Luvvies are in the entertainment business, which is why they are so entertaining. The more seriously they take themselves, the more entertaining they become.
Sir Patrick Stewart OBE, star of X-men and Star Trek, told Trump-hater Whoopie Goldberg on ABC’s The View that after living in the USA for nearly three decades he will at last take out American citizenship. Why? Isn’t it obvious, in order to oppose Trump, of course.
‘I am now applying for citizenship because I want to be an American, too. Because all of my friends in Washington said there is one thing you can do: Fight, fight. Oppose, oppose. But I can’t do it [yet] because I’m not a citizen.’ All you ‘deplorables’ had better watch out, Captain Picard is coming to get you, and he has a phaser.
Trump gets it in the neck, sometimes rightly, for his tweets. Clearly, he is not alone looking for something to do in the middle of the night. Stewart has tweeted that he, ‘Had the worst sleep of my life last night. But I was sleeping less than 300 yards from where Donald Trump sleeps. Could there be a connection?’ Perhaps as well as his many other crimes, misdemeanours and general incipient fascism, Trump is also beaming invisible rays to disrupt the sleep of innocent progressives.
Trump Derangement Syndrome has so overtaken the denizens of studio, theatre, film set and publishing house that they find it difficult to read a menu without finding evidence of Trumpian fascism. Incredibly the fact that Trump got two scoops of ice cream when everyone else got only one was an actual news item on CNN. We can be relieved that the American media still values cutting edge investigative journalism and knows how to courageously speak truth to power.
Take luvvies seriously, especially the autocue readers on British television news, and you will be convinced that the USA is plunging into a dystopian quagmire. Be reassured, it isn’t. Dystopia requires planning. Consider the firings, replacements, gaffes, blunders, leaks and general chaos of the Trump presidency; is this really the hallmark of a mastermind bent on subverting the USA and turning it into a jackbooted fascist state?
Luvvies are convinced America is only an executive order away from concentration camps in Colorado and black-clad police coming to chain women to kitchen sinks. They truly believe that when George Orwell wrote Nineteen Eighty-Four he was envisaging the future of a Trumpian USA.
Robert Schenkkan, Pulitzer Prize and Tony Award winner, has written a new play about Trump’s concentration camps. In Building the Wall a concentration camp commandant is interviewed in prison after being sentenced for atrocities perpetrated against immigrants rounded up under Trump’s orders. The play is set in 2019. So, nothing overstated there.
Shaw’s Heartbreak House, a caustically comic play set in the Sussex of 1914 about a house full of bickering guests was revived by Hartford Stage in Connecticut. In the preface Shaw described one of the characters Boss Mangan, a wicked businessman. Mangan is one of those ‘poor devils’ who became rich ‘by placing their personal interests before those of the country’ and thus proved ‘not only that they were useless for public work, but that in a well-ordered nation they would never have been allowed to control private enterprise’.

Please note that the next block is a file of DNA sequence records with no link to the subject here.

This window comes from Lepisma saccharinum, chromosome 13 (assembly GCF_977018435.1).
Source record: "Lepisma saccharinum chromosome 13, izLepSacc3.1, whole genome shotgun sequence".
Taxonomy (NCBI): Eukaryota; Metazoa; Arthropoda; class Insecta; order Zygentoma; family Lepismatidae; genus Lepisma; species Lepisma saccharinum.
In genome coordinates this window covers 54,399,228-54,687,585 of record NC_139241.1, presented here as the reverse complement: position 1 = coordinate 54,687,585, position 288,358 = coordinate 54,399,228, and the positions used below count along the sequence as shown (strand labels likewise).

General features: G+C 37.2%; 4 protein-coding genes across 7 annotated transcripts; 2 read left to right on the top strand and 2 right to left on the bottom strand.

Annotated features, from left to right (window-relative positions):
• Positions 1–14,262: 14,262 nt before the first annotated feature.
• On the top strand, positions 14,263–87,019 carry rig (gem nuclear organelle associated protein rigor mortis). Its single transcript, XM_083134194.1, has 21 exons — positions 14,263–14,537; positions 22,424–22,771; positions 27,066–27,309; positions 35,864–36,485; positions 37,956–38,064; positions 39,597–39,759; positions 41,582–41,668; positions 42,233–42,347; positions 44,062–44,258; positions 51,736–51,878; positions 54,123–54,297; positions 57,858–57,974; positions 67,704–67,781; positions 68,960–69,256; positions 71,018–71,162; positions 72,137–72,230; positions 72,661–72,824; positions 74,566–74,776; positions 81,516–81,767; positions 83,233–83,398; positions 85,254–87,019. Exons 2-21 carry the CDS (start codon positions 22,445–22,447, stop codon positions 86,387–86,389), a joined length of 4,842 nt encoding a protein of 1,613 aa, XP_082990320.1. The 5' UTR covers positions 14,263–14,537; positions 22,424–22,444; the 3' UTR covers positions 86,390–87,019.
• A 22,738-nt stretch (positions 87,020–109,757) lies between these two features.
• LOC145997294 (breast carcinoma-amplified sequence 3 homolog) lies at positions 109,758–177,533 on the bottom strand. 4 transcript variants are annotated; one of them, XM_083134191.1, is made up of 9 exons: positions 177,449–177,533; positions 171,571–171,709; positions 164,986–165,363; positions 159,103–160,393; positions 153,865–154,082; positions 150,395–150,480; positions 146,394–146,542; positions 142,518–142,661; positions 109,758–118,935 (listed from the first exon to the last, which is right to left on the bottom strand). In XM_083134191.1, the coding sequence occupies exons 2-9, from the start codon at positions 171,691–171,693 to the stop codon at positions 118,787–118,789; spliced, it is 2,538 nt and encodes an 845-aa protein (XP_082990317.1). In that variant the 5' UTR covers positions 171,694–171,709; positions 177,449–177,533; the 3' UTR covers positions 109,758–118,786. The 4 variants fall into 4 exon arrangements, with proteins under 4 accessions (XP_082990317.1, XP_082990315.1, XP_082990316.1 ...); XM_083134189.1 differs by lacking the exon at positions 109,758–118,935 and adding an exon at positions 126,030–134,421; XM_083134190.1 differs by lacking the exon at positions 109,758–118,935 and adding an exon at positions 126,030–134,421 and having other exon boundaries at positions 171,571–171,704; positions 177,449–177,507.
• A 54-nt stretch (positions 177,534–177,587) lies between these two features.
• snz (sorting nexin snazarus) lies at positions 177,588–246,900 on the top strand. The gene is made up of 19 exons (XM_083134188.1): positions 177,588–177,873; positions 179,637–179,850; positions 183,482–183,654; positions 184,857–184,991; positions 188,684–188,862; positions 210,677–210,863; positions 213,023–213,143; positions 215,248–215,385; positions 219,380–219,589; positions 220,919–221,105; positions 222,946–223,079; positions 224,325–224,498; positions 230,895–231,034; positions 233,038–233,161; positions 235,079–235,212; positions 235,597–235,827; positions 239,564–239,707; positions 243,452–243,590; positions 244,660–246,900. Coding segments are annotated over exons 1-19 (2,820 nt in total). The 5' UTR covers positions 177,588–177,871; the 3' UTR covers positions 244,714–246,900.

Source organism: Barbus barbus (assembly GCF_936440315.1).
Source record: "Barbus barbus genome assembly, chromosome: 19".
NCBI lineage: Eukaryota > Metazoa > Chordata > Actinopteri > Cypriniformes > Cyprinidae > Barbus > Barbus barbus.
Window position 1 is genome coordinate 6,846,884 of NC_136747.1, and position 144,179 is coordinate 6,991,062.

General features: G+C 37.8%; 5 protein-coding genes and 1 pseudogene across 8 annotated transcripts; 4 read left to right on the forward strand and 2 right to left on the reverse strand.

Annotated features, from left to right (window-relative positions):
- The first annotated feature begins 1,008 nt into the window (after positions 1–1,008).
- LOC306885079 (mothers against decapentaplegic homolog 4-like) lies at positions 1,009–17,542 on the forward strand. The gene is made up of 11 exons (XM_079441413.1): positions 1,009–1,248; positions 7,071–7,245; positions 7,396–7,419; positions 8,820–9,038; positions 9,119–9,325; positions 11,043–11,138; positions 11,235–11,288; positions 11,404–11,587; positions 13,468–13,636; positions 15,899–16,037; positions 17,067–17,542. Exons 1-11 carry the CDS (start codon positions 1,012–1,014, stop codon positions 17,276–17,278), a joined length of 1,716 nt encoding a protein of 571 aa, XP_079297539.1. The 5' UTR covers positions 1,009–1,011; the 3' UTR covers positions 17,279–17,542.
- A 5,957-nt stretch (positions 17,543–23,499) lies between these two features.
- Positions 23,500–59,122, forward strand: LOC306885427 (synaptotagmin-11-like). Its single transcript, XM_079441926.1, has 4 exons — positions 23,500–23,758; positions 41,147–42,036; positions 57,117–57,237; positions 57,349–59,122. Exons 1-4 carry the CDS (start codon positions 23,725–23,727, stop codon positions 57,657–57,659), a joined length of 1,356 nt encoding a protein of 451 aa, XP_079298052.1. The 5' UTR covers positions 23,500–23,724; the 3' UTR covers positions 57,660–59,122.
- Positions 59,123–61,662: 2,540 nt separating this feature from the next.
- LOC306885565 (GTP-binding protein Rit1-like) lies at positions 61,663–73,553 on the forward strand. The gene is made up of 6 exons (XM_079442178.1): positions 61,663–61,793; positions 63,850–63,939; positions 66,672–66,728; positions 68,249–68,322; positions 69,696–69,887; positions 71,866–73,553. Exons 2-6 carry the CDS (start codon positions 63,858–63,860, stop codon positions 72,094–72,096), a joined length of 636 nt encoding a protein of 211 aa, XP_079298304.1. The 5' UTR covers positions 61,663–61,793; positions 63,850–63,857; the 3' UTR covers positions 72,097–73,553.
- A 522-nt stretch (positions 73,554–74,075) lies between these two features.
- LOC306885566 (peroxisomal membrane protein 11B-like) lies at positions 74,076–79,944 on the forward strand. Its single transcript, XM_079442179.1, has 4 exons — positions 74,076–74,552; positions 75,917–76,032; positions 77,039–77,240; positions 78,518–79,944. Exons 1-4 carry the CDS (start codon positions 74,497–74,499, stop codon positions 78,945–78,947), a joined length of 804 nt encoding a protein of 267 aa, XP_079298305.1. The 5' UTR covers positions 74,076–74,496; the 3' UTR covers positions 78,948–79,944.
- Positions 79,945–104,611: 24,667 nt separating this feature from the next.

It does not take a genius to work out how Mangan was portrayed. The stuffy and stupid Mangan came on stage replete with hideous yellow comb-over, squinty eyes and smoothly rounded belly covered by a three-piece suit. As the New York Times approvingly described it, ‘The Trumpification of Mangan is the revival’s grand gesture’.
Rossini is a prophet also. Writing of a performance of The Barber of Seville at the Metropolitan Opera a mere two days before Trump’s inauguration, New York Times critic Anthony Tommasino opined: ‘But suddenly, amid charges of ‘fake news’, outrageously untrue reports going viral and brazen lies, Rossini’s 200-year-old opera seemed eerily contemporary. Basilio came across as the operatic prototype of a cynical, modern-day political operative whose repertory of dirty tricks has hardly dated’.
It goes on. In the opinion of Robert De Niro, Trump is, ‘totally nuts’. Which at least is better than Cher who has gone on Twitter about Trump calling him ‘ a pathological liar,’ ‘a racist,’ ‘a fascist,’ and ‘disgusting and despicable.’ In one of her more deranged moments, she even compared Trump to Hitler. This was perhaps to go one better than Richard Gere who compared Trump to Mussolini. ‘Here’s a guy who’s obviously Mussolini’. In Gere’s fervid imagination Trump will ‘get rid of Jews, the blacks’.
What is it with luvvies and concentration camps? Is there some deep seated psychological flaw in the character of those who make their living pretending to be someone else which makes them both fear and long for incarceration?
These stage struck freedom fighters see themselves as leaders of the ‘resistance’. After all, attacking Trump in a speech before a crowd of cheering sycophants at an awards ceremony counts as an act of courage for someone who once impersonated a soldier on screen.
Much more likely is the simple answer provided by British actor David Harewood who said, ‘any attempt to bash Trump is good’. When you have an audience willing to tell you that you are brave and courageous by appealing to their prejudices, then anything goes.
They should listen to down-to-earth actor Mark Wahlberg who advises celebrities to stay out of political posturing. ‘A lot of Hollywood is living in a bubble. They’re pretty out of touch with the common person, the everyday guy out there providing for their family’.
(Image: Gage Skidmore)